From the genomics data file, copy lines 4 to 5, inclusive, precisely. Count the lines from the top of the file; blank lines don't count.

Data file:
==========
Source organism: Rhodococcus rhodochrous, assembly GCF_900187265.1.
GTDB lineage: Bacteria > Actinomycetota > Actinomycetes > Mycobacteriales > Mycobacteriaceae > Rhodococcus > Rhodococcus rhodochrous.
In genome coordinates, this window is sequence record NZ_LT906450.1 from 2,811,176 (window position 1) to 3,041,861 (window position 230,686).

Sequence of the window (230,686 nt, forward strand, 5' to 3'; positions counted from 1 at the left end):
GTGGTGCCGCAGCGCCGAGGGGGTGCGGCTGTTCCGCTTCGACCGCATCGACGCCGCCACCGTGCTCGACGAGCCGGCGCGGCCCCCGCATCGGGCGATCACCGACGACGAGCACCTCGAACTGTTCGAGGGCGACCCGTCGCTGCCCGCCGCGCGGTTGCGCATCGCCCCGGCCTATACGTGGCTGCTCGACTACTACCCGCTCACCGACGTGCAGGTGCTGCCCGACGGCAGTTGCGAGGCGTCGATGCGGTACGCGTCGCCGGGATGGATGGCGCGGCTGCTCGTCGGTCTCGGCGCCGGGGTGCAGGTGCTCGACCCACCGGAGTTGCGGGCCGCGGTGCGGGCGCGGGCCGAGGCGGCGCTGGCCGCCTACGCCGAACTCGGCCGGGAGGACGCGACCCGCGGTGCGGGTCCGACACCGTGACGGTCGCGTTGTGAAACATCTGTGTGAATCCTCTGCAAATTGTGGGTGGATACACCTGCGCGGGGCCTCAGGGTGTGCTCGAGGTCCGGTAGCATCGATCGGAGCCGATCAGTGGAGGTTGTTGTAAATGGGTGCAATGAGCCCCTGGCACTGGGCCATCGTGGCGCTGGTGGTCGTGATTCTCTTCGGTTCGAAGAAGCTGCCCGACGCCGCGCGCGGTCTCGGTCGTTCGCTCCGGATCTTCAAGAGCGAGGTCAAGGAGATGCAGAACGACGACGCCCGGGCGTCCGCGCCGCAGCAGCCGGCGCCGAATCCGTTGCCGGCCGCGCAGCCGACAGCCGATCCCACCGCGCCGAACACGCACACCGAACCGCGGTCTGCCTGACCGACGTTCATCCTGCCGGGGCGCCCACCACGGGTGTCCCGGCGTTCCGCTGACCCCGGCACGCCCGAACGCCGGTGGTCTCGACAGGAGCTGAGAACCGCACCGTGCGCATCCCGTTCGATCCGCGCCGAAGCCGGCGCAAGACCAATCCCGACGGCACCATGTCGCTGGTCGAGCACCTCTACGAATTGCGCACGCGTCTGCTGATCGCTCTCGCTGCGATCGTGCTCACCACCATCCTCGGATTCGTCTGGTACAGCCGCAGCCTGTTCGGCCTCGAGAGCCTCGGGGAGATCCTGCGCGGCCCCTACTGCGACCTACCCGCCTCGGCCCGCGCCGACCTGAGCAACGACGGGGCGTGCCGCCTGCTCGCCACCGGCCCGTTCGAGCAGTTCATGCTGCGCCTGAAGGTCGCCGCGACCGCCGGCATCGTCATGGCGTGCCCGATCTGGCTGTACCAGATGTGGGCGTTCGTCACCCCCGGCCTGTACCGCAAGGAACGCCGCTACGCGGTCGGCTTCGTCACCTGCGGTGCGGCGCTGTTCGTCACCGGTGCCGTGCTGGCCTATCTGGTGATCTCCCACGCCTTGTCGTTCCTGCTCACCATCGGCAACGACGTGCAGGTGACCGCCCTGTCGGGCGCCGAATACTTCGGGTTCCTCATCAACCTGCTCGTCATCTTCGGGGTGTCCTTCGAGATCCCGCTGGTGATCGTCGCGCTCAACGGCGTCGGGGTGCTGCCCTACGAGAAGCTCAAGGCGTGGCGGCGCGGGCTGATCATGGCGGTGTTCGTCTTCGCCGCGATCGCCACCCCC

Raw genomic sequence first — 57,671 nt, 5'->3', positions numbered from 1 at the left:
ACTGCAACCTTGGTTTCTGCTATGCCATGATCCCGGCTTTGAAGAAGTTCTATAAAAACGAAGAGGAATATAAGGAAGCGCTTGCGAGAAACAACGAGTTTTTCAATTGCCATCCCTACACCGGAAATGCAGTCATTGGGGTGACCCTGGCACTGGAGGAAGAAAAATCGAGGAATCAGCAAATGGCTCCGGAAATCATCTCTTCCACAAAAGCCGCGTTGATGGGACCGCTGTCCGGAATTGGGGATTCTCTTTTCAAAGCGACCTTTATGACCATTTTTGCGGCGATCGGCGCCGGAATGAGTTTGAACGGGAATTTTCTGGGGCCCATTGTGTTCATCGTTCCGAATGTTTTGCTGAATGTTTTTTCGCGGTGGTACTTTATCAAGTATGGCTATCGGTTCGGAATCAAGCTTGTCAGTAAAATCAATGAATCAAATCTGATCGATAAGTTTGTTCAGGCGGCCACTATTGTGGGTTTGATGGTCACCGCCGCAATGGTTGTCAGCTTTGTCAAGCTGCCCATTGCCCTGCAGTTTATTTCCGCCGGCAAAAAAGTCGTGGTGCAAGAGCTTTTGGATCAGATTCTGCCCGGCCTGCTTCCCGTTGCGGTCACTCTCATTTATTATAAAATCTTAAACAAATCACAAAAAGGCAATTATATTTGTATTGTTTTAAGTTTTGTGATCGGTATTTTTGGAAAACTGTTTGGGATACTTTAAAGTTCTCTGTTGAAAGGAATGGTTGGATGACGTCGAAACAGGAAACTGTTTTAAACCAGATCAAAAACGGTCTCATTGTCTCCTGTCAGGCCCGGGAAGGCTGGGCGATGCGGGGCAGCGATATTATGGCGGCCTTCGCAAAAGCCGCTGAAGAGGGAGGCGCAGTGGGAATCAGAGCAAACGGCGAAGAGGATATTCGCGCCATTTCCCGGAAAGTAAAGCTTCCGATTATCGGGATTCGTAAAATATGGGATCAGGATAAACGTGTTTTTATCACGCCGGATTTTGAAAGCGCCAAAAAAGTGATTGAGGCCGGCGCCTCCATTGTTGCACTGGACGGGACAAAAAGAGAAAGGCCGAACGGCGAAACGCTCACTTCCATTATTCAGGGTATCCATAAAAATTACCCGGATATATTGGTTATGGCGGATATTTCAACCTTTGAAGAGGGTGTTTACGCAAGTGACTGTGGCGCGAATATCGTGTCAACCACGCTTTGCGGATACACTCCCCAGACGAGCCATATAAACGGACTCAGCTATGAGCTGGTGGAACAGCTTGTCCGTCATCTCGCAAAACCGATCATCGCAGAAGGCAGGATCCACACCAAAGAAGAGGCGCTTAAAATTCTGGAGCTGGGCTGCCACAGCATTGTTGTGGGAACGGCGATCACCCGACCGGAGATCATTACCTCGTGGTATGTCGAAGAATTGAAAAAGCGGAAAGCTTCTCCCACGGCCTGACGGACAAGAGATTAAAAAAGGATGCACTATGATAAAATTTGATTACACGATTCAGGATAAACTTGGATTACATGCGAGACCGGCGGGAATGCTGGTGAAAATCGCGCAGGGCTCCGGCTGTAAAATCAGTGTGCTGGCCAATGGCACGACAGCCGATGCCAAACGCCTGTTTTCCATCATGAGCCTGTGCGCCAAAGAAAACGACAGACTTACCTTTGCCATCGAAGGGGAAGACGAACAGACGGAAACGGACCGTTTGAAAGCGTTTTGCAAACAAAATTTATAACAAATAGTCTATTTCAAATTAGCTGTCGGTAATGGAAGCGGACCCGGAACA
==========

Sequence of the window (230,686 nt, forward strand, 5' to 3'; positions counted from 1 at the left end):
GTGGTGCCGCAGCGCCGAGGGGGTGCGGCTGTTCCGCTTCGACCGCATCGACGCCGCCACCGTGCTCGACGAGCCGGCGCGGCCCCCGCATCGGGCGATCACCGACGACGAGCACCTCGAACTGTTCGAGGGCGACCCGTCGCTGCCCGCCGCGCGGTTGCGCATCGCCCCGGCCTATACGTGGCTGCTCGACTACTACCCGCTCACCGACGTGCAGGTGCTGCCCGACGGCAGTTGCGAGGCGTCGATGCGGTACGCGTCGCCGGGATGGATGGCGCGGCTGCTCGTCGGTCTCGGCGCCGGGGTGCAGGTGCTCGACCCACCGGAGTTGCGGGCCGCGGTGCGGGCGCGGGCCGAGGCGGCGCTGGCCGCCTACGCCGAACTCGGCCGGGAGGACGCGACCCGCGGTGCGGGTCCGACACCGTGACGGTCGCGTTGTGAAACATCTGTGTGAATCCTCTGCAAATTGTGGGTGGATACACCTGCGCGGGGCCTCAGGGTGTGCTCGAGGTCCGGTAGCATCGATCGGAGCCGATCAGTGGAGGTTGTTGTAAATGGGTGCAATGAGCCCCTGGCACTGGGCCATCGTGGCGCTGGTGGTCGTGATTCTCTTCGGTTCGAAGAAGCTGCCCGACGCCGCGCGCGGTCTCGGTCGTTCGCTCCGGATCTTCAAGAGCGAGGTCAAGGAGATGCAGAACGACGACGCCCGGGCGTCCGCGCCGCAGCAGCCGGCGCCGAATCCGTTGCCGGCCGCGCAGCCGACAGCCGATCCCACCGCGCCGAACACGCACACCGAACCGCGGTCTGCCTGACCGACGTTCATCCTGCCGGGGCGCCCACCACGGGTGTCCCGGCGTTCCGCTGACCCCGGCACGCCCGAACGCCGGTGGTCTCGACAGGAGCTGAGAACCGCACCGTGCGCATCCCGTTCGATCCGCGCCGAAGCCGGCGCAAGACCAATCCCGACGGCACCATGTCGCTGGTCGAGCACCTCTACGAATTGCGCACGCGTCTGCTGATCGCTCTCGCTGCGATCGTGCTCACCACCATCCTCGGATTCGTCTGGTACAGCCGCAGCCTGTTCGGCCTCGAGAGCCTCGGGGAGATCCTGCGCGGCCCCTACTGCGACCTACCCGCCTCGGCCCGCGCCGACCTGAGCAACGACGGGGCGTGCCGCCTGCTCGCCACCGGCCCGTTCGAGCAGTTCATGCTGCGCCTGAAGGTCGCCGCGACCGCCGGCATCGTCATGGCGTGCCCGATCTGGCTGTACCAGATGTGGGCGTTCGTCACCCCCGGCCTGTACCGCAAGGAACGCCGCTACGCGGTCGGCTTCGTCACCTGCGGTGCGGCGCTGTTCGTCACCGGTGCCGTGCTGGCCTATCTGGTGATCTCCCACGCCTTGTCGTTCCTGCTCACCATCGGCAACGACGTGCAGGTGACCGCCCTGTCGGGCGCCGAATACTTCGGGTTCCTCATCAACCTGCTCGTCATCTTCGGGGTGTCCTTCGAGATCCCGCTGGTGATCGTCGCGCTCAACGGCGTCGGGGTGCTGCCCTACGAGAAGCTCAAGGCGTGGCGGCGCGGGCTGATCATGGCGGTGTTCGTCTTCGCCGCGATCGCCACCCCC